Winding Down Drive Clean Light Duty

1. Winding down the light duty vehicle emissions testing requirements

The Ministry of the Environment, Conservation and Parks (MECP) is ending the requirement for light duty vehicle owners to obtain an emissions test prior to vehicle registration renewal as of April 1, 2019.

Drive Clean’s testing of light duty vehicles was effective at reducing vehicle pollution, however industry standards have significantly improved since the program was created in 1999. The retirement of older vehicles, the introduction of vehicles with cleaner emissions control technologies and fuel improvements were significant contributing factors that helped reduce emissions from light duty vehicles. We have found a steady decrease in the number of passenger cars that fail the emissions test from 16% in 1999 down to 5% in 2017 as well as a declining impact on air quality and smog.

The Auditor General of Ontario has also commented in the past to the effectiveness on the light duty program.

The ministry still requires that motorists maintain their vehicle’s emission control systems and will support this through improved on-road enforcement of all vehicles on Ontario’s roads.

2. Redesigning the heavy duty vehicle emissions testing program

We are also proposing changes to heavy duty vehicle testing to target heavy duty diesel vehicles such as commercial transport trucks while ensuring that Ontario continues to lead Canada in reducing harmful smog-causing pollutants.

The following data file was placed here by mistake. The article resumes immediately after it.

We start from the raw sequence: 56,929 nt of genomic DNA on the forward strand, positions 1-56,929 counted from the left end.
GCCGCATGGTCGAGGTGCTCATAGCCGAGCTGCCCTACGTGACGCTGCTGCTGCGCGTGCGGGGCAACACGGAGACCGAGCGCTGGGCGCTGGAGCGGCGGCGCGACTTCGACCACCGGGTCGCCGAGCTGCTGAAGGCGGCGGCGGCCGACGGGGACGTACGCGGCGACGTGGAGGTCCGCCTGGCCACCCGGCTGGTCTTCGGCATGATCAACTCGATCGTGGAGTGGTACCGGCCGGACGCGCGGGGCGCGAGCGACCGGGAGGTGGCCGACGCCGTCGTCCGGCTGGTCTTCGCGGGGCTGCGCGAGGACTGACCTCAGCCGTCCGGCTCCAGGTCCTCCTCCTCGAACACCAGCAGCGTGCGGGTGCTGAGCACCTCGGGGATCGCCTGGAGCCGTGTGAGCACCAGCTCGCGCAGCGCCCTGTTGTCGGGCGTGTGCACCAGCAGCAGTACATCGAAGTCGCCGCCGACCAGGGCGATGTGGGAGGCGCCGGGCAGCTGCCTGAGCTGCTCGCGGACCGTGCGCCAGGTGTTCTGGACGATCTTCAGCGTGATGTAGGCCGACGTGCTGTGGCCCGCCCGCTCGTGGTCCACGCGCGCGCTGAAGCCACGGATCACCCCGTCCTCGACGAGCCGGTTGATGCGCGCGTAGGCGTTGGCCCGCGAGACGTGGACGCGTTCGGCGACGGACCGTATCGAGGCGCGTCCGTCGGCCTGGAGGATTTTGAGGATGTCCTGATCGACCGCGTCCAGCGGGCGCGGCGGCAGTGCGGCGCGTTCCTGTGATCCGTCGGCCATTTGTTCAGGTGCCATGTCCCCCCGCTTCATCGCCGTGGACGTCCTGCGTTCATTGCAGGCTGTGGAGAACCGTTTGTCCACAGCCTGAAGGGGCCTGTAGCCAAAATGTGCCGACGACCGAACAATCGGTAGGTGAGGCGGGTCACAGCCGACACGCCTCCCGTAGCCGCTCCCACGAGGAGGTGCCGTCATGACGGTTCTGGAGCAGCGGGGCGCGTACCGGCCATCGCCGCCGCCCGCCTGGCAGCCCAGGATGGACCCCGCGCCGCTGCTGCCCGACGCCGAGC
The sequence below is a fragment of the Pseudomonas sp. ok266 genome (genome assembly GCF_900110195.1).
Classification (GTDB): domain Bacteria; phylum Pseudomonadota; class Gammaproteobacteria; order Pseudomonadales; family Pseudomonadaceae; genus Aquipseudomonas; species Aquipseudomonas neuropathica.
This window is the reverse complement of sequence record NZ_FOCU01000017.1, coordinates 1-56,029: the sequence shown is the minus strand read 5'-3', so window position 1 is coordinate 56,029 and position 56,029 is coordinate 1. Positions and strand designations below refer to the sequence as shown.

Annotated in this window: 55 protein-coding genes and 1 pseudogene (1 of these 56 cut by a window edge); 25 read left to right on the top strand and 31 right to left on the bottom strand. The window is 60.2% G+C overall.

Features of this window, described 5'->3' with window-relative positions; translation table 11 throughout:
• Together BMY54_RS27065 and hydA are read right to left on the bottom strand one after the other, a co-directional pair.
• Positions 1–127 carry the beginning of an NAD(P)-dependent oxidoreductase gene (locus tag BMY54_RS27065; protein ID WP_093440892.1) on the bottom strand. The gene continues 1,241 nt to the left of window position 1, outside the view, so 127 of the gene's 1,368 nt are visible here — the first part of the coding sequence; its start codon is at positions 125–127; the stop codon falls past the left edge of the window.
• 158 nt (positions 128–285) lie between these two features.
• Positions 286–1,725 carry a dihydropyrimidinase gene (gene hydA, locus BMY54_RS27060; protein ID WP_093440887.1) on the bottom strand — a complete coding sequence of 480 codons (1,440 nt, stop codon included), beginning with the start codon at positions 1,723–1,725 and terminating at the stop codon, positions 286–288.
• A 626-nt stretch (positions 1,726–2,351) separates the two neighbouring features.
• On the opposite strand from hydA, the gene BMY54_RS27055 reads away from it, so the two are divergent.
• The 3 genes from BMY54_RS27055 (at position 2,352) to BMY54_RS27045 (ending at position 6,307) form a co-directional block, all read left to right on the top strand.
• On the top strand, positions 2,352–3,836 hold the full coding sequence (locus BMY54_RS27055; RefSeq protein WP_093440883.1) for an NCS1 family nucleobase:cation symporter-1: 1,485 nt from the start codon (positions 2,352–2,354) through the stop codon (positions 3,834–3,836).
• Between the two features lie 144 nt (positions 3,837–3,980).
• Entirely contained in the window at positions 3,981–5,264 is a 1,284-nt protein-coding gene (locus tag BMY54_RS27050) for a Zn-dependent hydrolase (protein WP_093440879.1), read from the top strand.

Key proposed program design changes for the heavy-duty vehicle emissions testing include:

  • a mandatory test of a vehicle’s on board diagnostic (OBD) computer based emissions controls. OBD testing is the right test for today’s highly computerized heavy duty vehicles because it relies on vehicles’ own computer systems to assess the state of their emissions systems. This test will be included as part of the emissions test, alongside the current smoke meter opacity test.
  • reviewing the appropriate vehicle test age and test frequency. Currently vehicles seven years and older are tested annually. Heavy duty vehicles are driven longer distances and subject to more wear and tear, which could result in higher emissions if poorly maintained.
  • reviewing the test standard for visible emissions opacity. The current opacity test standard for newer vehicles is 30%. Vehicles achieving 20% visible smoke density are currently allowed to skip a test cycle. The standard and exemption should be reviewed to assess its applicability for all heavy duty vehicles.
  • increased enforcement of existing anti-tampering restrictions with regard to emission control systems that are in current regulations.
  • providing incentives to industry who consistently demonstrate cleaner fleets.

The heavy duty program design will also look at ways to reduce costs to taxpayers.